First we have Tucker wearing the Bug Armor. The mask on his head is an extra piece as the Cashel Armor is just the back piece and the front with neck piece. You tie the neck piece to the bridle. The bakc piece and front piece can be tied to the billets on the saddle, but here I just have them tied to each other under the saddle. As you can see there is a place for your leg so the horse can feel your aids. This set up really does work well keeping the annoying flies at bay, even the big B52's!!
I rode Tucker for a nice school, just asking him to be forward and "up" instead of on the bit. I kept him super light to my hand. We finished with some half-pass work at the trot and canter and several stretches of trot lengthenings.
Toby stood like a gentleman for his portrait without being tied. He is two inches shorter than Tucker, but his back is longer. The Bug Armor fits him just fine.
Aside from clonking my head on a tree branch--swell, as I had a nice chiropractic adjusment this morning and was feeling A-1, so I didn't need a whiplash--we happily trotted ten times up the hill in the paddock to help leg him up. Then we worked in the ring, mostly to get him fit. We did a little half pass and ended the ride with three lovely tempi changes every three strides.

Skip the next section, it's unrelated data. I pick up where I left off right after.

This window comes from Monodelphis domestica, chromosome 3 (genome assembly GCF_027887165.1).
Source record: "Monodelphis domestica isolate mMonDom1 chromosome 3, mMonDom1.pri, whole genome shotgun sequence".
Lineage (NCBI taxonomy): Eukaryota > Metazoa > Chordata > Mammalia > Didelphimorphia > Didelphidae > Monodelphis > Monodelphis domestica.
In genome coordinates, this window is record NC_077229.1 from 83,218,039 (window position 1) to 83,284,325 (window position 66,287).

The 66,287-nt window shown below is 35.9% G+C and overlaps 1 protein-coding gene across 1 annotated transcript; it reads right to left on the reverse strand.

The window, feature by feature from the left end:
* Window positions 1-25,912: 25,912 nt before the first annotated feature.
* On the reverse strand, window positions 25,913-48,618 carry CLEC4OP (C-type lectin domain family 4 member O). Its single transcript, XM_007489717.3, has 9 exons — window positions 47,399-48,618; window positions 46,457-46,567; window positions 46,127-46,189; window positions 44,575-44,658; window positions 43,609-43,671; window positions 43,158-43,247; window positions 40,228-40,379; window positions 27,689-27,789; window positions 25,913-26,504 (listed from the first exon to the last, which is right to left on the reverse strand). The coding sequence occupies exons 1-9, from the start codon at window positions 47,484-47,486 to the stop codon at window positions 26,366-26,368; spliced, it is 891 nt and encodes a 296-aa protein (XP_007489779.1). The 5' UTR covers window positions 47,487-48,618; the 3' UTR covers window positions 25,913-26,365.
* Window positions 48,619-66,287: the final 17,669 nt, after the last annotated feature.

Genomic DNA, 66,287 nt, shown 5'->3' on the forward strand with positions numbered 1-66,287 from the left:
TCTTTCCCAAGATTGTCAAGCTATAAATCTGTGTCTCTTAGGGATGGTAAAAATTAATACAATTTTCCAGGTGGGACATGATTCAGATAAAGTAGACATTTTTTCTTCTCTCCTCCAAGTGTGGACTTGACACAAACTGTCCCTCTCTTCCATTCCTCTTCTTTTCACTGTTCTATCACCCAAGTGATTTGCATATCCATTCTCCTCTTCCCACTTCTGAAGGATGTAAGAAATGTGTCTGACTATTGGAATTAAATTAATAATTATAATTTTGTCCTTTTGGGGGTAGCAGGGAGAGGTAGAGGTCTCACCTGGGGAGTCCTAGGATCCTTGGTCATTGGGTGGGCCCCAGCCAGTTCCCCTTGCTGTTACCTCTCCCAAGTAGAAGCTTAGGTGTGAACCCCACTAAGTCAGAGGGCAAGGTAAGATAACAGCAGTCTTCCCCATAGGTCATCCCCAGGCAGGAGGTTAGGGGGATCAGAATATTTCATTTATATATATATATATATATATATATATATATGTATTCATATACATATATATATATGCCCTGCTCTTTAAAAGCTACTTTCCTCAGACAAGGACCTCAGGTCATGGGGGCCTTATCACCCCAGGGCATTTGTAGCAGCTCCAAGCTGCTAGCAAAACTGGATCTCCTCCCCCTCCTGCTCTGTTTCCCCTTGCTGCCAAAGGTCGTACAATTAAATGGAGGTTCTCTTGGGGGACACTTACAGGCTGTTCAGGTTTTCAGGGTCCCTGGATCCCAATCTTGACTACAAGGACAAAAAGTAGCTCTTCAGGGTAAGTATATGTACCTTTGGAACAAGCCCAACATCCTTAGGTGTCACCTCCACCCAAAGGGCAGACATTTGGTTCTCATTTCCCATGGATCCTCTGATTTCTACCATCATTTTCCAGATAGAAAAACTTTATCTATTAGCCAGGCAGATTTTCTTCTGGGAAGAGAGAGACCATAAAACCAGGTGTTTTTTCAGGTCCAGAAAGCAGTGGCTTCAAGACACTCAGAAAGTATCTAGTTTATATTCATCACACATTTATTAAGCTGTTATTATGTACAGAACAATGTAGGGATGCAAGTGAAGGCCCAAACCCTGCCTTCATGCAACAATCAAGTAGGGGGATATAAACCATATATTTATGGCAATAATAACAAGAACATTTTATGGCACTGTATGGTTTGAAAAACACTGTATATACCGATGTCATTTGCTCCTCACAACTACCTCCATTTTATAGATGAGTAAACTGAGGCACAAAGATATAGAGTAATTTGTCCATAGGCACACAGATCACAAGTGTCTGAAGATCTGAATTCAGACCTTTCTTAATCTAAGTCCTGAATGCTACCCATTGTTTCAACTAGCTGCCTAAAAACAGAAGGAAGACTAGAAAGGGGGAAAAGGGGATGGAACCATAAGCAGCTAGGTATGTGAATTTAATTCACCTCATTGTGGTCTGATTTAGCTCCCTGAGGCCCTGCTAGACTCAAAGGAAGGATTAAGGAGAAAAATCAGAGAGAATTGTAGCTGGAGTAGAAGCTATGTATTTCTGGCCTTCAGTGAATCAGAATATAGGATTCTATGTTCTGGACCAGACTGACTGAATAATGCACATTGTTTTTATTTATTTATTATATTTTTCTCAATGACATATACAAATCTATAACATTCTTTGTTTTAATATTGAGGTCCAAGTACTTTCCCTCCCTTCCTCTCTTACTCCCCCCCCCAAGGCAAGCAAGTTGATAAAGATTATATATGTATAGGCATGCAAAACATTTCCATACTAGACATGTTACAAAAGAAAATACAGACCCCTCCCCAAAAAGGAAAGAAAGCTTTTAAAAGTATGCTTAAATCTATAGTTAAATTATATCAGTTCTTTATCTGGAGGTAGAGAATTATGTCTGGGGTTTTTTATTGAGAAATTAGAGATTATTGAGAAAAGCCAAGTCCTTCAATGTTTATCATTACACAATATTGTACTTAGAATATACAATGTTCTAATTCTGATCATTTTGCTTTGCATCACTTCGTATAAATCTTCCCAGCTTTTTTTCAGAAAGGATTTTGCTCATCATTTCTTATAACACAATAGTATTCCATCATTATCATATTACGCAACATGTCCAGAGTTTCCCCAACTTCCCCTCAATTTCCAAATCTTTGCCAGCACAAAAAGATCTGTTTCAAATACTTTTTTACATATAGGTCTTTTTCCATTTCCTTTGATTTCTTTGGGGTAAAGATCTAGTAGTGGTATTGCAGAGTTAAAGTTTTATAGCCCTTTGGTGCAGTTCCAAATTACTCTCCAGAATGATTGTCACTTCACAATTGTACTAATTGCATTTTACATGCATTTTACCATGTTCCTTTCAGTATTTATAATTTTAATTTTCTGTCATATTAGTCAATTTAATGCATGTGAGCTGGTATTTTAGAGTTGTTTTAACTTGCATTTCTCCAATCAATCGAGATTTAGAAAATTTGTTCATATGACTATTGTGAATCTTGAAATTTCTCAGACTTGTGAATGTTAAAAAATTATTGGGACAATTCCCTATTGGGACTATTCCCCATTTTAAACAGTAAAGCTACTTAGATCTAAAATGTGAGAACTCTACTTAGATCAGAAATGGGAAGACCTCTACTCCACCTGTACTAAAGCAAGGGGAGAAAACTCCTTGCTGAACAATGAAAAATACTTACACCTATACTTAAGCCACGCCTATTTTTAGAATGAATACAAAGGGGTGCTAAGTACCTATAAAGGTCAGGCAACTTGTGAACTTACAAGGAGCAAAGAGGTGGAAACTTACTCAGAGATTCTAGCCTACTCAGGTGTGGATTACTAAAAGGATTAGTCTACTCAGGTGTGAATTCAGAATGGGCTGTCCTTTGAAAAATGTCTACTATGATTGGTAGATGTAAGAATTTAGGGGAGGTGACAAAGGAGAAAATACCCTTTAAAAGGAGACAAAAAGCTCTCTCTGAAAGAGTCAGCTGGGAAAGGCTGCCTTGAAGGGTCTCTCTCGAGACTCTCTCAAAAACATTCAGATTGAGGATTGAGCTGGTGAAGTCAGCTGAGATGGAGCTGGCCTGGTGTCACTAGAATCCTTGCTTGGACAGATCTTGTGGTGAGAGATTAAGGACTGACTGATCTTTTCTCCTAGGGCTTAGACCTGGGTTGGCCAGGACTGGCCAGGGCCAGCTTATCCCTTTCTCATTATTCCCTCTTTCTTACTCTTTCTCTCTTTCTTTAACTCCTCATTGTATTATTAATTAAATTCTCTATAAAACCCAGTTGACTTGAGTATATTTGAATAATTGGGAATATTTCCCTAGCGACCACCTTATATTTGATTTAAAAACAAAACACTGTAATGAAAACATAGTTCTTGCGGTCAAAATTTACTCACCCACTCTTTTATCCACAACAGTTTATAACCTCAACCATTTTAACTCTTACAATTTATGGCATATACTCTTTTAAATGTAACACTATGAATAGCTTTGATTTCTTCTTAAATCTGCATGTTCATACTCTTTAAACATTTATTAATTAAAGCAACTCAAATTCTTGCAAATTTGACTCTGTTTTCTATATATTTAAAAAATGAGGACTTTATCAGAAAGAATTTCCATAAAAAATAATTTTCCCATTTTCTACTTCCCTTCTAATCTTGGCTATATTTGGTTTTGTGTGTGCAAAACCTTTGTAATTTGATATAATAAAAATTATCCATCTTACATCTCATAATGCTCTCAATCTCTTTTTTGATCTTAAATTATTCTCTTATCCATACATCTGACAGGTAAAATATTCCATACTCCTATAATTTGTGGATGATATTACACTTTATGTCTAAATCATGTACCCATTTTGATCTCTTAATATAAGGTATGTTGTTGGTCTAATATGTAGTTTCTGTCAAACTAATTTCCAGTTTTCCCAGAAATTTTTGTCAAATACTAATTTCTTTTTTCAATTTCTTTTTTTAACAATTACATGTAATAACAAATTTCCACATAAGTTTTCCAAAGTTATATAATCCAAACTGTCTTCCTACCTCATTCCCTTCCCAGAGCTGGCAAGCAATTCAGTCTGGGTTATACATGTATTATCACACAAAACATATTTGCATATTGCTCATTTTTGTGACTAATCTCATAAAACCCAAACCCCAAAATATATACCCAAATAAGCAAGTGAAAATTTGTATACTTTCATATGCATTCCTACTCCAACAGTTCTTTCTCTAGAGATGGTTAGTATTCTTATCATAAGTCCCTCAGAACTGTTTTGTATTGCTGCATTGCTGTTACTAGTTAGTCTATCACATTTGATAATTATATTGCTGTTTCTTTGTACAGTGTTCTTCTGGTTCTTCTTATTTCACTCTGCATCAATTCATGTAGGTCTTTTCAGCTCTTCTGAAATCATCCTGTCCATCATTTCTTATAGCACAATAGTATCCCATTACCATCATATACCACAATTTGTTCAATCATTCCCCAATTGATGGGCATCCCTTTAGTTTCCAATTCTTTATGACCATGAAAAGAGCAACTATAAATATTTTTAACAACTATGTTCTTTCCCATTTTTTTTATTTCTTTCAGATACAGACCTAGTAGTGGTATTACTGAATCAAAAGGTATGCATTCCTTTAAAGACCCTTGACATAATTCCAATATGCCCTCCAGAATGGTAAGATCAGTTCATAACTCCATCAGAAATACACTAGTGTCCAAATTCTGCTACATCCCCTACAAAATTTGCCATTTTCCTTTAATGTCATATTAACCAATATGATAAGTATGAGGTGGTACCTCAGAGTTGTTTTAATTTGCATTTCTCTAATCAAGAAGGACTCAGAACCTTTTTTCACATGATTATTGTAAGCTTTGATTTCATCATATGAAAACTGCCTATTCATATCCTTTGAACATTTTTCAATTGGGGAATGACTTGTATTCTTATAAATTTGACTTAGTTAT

For the uninitiated, a tempi change is a flying change of lead. When a horse canters, or gallops, he takes a lead with the legs on the side of the direction he is going. If he is turning right, for example, his right front leg and right hind leg take a little longer stride so he can carry his weight in that direction better. A trained horse will canter on whatever lead his rider requests, regardless of the direction he is going in. Eventually he is taught to change from one lead to another without breaking out of the canter. It looks a bit like a "skip" in his stride. Later, he is taught to change leads every four strides, every three strides, every two strides and at the highest level of training, at every stride. It requires balance, instant obedience, and strength to do these exercises.
Toby leared to do a flying change in one lesson with Lockie Richards. PJ took a week or two of exercises to get him to understand. Tucker hasn't a clue. He doesn't care whether he is on the comfortable lead or not so he goes in each direction on either lead. That may make it a bit harder to teach him the flying change as he does not instinctively want to be on the correct lead. Since one of the teaching exercises is to put the horse in a position where he "wants" to change the lead, that is going to be hard for Tucker since he really doesn't care. Time will tell. He'll get it for sure, and will probably be quite good at it once he understands.
For now, we just walk or trot to make the changes.